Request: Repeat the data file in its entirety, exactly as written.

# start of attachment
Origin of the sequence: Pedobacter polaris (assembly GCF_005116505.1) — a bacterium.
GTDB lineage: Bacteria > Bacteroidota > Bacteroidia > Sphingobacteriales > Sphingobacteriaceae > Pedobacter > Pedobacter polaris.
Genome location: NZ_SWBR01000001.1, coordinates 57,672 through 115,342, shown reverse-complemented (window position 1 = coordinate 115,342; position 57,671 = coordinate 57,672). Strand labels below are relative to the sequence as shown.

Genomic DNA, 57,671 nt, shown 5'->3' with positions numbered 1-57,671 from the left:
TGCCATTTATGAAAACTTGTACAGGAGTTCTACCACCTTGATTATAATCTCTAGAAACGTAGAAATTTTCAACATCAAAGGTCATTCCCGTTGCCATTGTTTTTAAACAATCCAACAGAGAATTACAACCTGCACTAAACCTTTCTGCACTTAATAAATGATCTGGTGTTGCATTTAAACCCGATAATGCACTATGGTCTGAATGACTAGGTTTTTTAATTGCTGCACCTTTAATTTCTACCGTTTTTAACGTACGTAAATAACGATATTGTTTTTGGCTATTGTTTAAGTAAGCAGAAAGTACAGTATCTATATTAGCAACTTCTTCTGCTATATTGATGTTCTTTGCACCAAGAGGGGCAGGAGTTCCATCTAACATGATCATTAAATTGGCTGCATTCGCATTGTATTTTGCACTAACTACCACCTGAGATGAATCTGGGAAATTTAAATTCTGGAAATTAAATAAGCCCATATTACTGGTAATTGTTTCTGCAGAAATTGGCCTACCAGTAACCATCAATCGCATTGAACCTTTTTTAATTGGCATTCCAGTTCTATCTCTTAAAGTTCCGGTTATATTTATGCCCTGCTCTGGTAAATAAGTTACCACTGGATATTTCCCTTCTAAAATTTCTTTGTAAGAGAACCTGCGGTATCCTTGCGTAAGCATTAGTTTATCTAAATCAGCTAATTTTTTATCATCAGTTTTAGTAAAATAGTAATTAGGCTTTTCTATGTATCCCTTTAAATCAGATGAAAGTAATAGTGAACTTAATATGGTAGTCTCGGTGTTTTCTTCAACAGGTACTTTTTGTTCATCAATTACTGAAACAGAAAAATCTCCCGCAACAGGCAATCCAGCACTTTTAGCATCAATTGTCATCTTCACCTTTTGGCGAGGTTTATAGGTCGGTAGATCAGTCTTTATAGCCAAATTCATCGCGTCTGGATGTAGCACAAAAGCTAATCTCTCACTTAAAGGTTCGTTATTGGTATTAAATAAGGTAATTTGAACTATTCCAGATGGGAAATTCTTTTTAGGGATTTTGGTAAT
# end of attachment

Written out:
Origin of the sequence: Pedobacter polaris (assembly GCF_005116505.1) — a bacterium.
GTDB lineage: Bacteria > Bacteroidota > Bacteroidia > Sphingobacteriales > Sphingobacteriaceae > Pedobacter > Pedobacter polaris.
Genome location: NZ_SWBR01000001.1, coordinates 57,672 through 115,342, shown reverse-complemented (window position 1 = coordinate 115,342; position 57,671 = coordinate 57,672). Strand labels below are relative to the sequence as shown.

Genomic DNA, 57,671 nt, shown 5'->3' with positions numbered 1-57,671 from the left:
TGCCATTTATGAAAACTTGTACAGGAGTTCTACCACCTTGATTATAATCTCTAGAAACGTAGAAATTTTCAACATCAAAGGTCATTCCCGTTGCCATTGTTTTTAAACAATCCAACAGAGAATTACAACCTGCACTAAACCTTTCTGCACTTAATAAATGATCTGGTGTTGCATTTAAACCCGATAATGCACTATGGTCTGAATGACTAGGTTTTTTAATTGCTGCACCTTTAATTTCTACCGTTTTTAACGTACGTAAATAACGATATTGTTTTTGGCTATTGTTTAAGTAAGCAGAAAGTACAGTATCTATATTAGCAACTTCTTCTGCTATATTGATGTTCTTTGCACCAAGAGGGGCAGGAGTTCCATCTAACATGATCATTAAATTGGCTGCATTCGCATTGTATTTTGCACTAACTACCACCTGAGATGAATCTGGGAAATTTAAATTCTGGAAATTAAATAAGCCCATATTACTGGTAATTGTTTCTGCAGAAATTGGCCTACCAGTAACCATCAATCGCATTGAACCTTTTTTAATTGGCATTCCAGTTCTATCTCTTAAAGTTCCGGTTATATTTATGCCCTGCTCTGGTAAATAAGTTACCACTGGATATTTCCCTTCTAAAATTTCTTTGTAAGAGAACCTGCGGTATCCTTGCGTAAGCATTAGTTTATCTAAATCAGCTAATTTTTTATCATCAGTTTTAGTAAAATAGTAATTAGGCTTTTCTATGTATCCCTTTAAATCAGATGAAAGTAATAGTGAACTTAATATGGTAGTCTCGGTGTTTTCTTCAACAGGTACTTTTTGTTCATCAATTACTGAAACAGAAAAATCTCCCGCAACAGGCAATCCAGCACTTTTAGCATCAATTGTCATCTTCACCTTTTGGCGAGGTTTATAGGTCGGTAGATCAGTCTTTATAGCCAAATTCATCGCGTCTGGATGTAGCACAAAAGCTAATCTCTCACTTAAAGGTTCGTTATTGGTATTAAATAAGGTAATTTGAACTATTCCAGATGGGAAATTCTTTTTAGGGATTTTGGTAAT